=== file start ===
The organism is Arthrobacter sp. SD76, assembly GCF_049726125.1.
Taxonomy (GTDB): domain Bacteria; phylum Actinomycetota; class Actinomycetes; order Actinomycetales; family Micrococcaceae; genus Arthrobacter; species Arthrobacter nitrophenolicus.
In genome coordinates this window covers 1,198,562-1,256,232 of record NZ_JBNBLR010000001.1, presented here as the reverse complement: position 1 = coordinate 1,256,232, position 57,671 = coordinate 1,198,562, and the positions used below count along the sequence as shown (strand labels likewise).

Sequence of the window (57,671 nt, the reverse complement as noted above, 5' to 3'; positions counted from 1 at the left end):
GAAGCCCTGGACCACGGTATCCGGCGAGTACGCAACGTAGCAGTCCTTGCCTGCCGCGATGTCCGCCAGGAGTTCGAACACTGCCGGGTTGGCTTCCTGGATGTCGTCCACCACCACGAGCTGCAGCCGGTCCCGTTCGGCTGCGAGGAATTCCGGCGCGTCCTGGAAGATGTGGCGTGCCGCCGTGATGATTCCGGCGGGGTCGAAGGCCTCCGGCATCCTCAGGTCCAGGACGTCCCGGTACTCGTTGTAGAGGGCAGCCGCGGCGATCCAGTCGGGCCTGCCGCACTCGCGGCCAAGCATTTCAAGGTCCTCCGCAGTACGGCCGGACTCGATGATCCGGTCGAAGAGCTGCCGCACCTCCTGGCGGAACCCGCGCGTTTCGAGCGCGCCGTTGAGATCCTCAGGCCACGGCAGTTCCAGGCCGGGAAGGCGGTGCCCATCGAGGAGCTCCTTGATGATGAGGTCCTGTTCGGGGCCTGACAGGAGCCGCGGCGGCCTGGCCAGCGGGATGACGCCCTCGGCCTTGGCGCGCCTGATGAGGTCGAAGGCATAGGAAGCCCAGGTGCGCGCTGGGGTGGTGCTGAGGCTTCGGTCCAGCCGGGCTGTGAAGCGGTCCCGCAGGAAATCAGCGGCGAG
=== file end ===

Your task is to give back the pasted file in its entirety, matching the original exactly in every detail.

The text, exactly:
The organism is Arthrobacter sp. SD76, assembly GCF_049726125.1.
Taxonomy (GTDB): domain Bacteria; phylum Actinomycetota; class Actinomycetes; order Actinomycetales; family Micrococcaceae; genus Arthrobacter; species Arthrobacter nitrophenolicus.
In genome coordinates this window covers 1,198,562-1,256,232 of record NZ_JBNBLR010000001.1, presented here as the reverse complement: position 1 = coordinate 1,256,232, position 57,671 = coordinate 1,198,562, and the positions used below count along the sequence as shown (strand labels likewise).

Sequence of the window (57,671 nt, the reverse complement as noted above, 5' to 3'; positions counted from 1 at the left end):
GAAGCCCTGGACCACGGTATCCGGCGAGTACGCAACGTAGCAGTCCTTGCCTGCCGCGATGTCCGCCAGGAGTTCGAACACTGCCGGGTTGGCTTCCTGGATGTCGTCCACCACCACGAGCTGCAGCCGGTCCCGTTCGGCTGCGAGGAATTCCGGCGCGTCCTGGAAGATGTGGCGTGCCGCCGTGATGATTCCGGCGGGGTCGAAGGCCTCCGGCATCCTCAGGTCCAGGACGTCCCGGTACTCGTTGTAGAGGGCAGCCGCGGCGATCCAGTCGGGCCTGCCGCACTCGCGGCCAAGCATTTCAAGGTCCTCCGCAGTACGGCCGGACTCGATGATCCGGTCGAAGAGCTGCCGCACCTCCTGGCGGAACCCGCGCGTTTCGAGCGCGCCGTTGAGATCCTCAGGCCACGGCAGTTCCAGGCCGGGAAGGCGGTGCCCATCGAGGAGCTCCTTGATGATGAGGTCCTGTTCGGGGCCTGACAGGAGCCGCGGCGGCCTGGCCAGCGGGATGACGCCCTCGGCCTTGGCGCGCCTGATGAGGTCGAAGGCATAGGAAGCCCAGGTGCGCGCTGGGGTGGTGCTGAGGCTTCGGTCCAGCCGGGCTGTGAAGCGGTCCCGCAGGAAATCAGCGGCGAG